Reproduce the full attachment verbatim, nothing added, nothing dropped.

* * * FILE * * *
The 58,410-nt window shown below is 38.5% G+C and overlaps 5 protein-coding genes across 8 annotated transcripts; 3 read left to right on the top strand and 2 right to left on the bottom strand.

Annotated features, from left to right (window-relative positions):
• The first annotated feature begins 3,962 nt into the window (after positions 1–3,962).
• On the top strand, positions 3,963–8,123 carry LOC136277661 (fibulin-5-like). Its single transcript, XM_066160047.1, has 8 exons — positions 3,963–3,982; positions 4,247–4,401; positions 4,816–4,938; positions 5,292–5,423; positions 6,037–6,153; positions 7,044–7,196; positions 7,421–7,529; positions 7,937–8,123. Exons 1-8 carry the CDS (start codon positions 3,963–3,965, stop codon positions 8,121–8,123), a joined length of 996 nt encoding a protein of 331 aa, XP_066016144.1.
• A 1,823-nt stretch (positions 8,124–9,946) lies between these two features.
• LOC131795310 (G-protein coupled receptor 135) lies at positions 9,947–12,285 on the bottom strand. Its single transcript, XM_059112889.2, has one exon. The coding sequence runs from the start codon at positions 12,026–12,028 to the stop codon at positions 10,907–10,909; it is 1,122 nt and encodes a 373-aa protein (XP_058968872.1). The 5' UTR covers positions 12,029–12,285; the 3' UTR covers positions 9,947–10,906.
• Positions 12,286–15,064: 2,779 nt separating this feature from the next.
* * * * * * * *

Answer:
The 58,410-nt window shown below is 38.5% G+C and overlaps 5 protein-coding genes across 8 annotated transcripts; 3 read left to right on the top strand and 2 right to left on the bottom strand.

Annotated features, from left to right (window-relative positions):
• The first annotated feature begins 3,962 nt into the window (after positions 1–3,962).
• On the top strand, positions 3,963–8,123 carry LOC136277661 (fibulin-5-like). Its single transcript, XM_066160047.1, has 8 exons — positions 3,963–3,982; positions 4,247–4,401; positions 4,816–4,938; positions 5,292–5,423; positions 6,037–6,153; positions 7,044–7,196; positions 7,421–7,529; positions 7,937–8,123. Exons 1-8 carry the CDS (start codon positions 3,963–3,965, stop codon positions 8,121–8,123), a joined length of 996 nt encoding a protein of 331 aa, XP_066016144.1.
• A 1,823-nt stretch (positions 8,124–9,946) lies between these two features.
• LOC131795310 (G-protein coupled receptor 135) lies at positions 9,947–12,285 on the bottom strand. Its single transcript, XM_059112889.2, has one exon. The coding sequence runs from the start codon at positions 12,026–12,028 to the stop codon at positions 10,907–10,909; it is 1,122 nt and encodes a 373-aa protein (XP_058968872.1). The 5' UTR covers positions 12,029–12,285; the 3' UTR covers positions 9,947–10,906.
• Positions 12,286–15,064: 2,779 nt separating this feature from the next.